Also consider the key Tory slogans in the last two elections. In 2015 it was “Strong Leadership, A Clear Economic Plan And A Brighter, More Secure Future”. Within a year the ‘strong leader’ had resigned, businesses were unable to plan and the UK’s future was anything but secure. In 2017 who could forget “Strong and Stable”. May lasted two years but no one would call those years stable.

In 2019 we have “Get Brexit Done”. I can confidently tell you that this is in the true tradition of the earlier slogans. A more truthful slogan would be “If you liked the last three years of Brexit deadlock, vote Tory”. Here is why.

It is true that Johnson will get enough MPs to pass the Withdrawal Agreement (WA) if he wins the General Election. But the truth that much of the media has hidden is that the WA was always going to be easy if the UK government was prepared to put a customs border in the Irish Sea. Johnson got that agreement because he capitulated on a red line that he, his fellow MPs and the DUP had forced on Theresa May. Why did the ERG allow Johnson to get away with that? Because they saw a brand new opportunity for a No Deal exit at the end of 2020.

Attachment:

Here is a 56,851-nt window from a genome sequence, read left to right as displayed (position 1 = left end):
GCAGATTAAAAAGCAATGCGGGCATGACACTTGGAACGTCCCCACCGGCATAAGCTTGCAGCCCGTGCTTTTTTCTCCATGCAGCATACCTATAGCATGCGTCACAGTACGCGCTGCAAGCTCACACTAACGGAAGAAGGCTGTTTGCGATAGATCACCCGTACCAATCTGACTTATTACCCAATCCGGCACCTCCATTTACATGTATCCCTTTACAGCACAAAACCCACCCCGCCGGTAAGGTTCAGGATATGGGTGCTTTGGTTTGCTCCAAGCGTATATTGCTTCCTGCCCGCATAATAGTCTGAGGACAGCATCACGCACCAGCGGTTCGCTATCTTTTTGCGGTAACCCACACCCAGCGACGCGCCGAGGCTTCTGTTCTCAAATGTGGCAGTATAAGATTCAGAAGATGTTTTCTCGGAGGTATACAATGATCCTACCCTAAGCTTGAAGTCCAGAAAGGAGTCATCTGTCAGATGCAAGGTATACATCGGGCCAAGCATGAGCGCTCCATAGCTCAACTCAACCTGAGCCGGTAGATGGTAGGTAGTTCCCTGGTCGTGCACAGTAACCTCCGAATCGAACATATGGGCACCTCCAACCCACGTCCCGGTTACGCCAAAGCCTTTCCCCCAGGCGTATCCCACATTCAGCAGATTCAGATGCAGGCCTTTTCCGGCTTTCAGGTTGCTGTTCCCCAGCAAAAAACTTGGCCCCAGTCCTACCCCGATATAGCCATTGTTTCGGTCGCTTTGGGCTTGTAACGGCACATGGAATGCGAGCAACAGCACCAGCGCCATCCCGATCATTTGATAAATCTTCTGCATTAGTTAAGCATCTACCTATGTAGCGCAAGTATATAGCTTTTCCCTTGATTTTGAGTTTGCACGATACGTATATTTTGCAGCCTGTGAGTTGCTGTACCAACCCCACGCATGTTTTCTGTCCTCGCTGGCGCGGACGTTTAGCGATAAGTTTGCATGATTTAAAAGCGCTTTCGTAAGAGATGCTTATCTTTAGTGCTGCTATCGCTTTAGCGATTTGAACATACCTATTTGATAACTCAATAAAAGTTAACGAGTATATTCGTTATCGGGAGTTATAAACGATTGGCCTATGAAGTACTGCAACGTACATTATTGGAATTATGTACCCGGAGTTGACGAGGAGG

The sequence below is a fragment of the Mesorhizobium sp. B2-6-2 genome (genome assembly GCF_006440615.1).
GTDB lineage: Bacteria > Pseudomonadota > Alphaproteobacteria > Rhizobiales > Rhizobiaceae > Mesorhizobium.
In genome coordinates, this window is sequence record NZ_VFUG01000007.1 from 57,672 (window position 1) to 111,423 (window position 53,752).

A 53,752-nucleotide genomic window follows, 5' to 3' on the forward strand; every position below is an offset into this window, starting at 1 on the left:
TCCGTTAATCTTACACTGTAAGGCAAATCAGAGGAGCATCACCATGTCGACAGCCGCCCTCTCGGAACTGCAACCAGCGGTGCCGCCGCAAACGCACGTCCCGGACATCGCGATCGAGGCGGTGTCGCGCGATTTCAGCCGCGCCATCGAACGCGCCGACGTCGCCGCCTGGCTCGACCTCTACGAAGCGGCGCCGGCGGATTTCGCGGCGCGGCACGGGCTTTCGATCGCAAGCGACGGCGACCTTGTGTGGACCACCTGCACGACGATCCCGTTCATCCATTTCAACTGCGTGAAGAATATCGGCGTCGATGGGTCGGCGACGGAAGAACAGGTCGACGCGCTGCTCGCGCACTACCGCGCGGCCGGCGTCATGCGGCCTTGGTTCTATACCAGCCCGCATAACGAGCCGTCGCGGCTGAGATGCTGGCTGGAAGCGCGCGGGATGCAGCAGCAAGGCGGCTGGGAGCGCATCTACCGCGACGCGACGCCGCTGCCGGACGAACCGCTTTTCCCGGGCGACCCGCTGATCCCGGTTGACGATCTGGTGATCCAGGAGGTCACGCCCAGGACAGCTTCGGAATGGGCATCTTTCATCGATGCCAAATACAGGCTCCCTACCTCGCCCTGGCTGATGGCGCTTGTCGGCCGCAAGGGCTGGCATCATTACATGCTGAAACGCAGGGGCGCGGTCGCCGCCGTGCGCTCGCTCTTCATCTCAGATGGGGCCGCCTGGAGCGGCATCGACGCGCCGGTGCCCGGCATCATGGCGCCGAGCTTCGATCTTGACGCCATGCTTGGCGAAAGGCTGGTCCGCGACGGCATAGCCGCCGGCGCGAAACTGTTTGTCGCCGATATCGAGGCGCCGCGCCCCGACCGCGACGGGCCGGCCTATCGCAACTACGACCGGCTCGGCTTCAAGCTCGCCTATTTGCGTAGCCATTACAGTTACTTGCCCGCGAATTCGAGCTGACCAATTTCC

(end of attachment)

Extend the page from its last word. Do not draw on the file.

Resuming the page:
What the WA does not specify is the nature of the trading arrangement between the EU and the UK excluding Northern Ireland. This relationship has always been the sticking point in getting the WA done, and why it has taken so long. The WA does nothing towards saying what that relationship will be, except that it is unlikely to involve being in the EU’s Customs Union or Single Market. Johnson says he wants a Free Trade Agreement (FTA) with the EU, but FTAs normally take over 5 years to negotiate.

Johnson has given himself just a year, until the end of 2020. On that date the transition agreement, where we stay in the EU in everything except name and voting rights, comes to an end. Johnson has pledged to not seek an extension beyond 2020, even though one is on offer. That pledge was the basis for getting Farage to withdraw his candidates from Tory seats. The problem is that no one will be able to negotiate an FTA within a year.

Here is the ERG’s big hope, and why Farage withdrew. If Johnson keeps to his word, we face a new cliff edge at the end of 2020. Unless he breaks his word, we will drop out of the EU with no FTA at all. (The great Michael Dougan puts it very clearly here, although I’m not sure about the shirt.) This would be disastrous for the UK economy, but it is what the ERG have been trying to get since 2016. If he breaks his word expect all hell to break loose within the Tory party. If he decides on No Deal, all hell will break out in the Tory party, and parliament might well try to force an extension on him. In other words the next year will be just like the last three.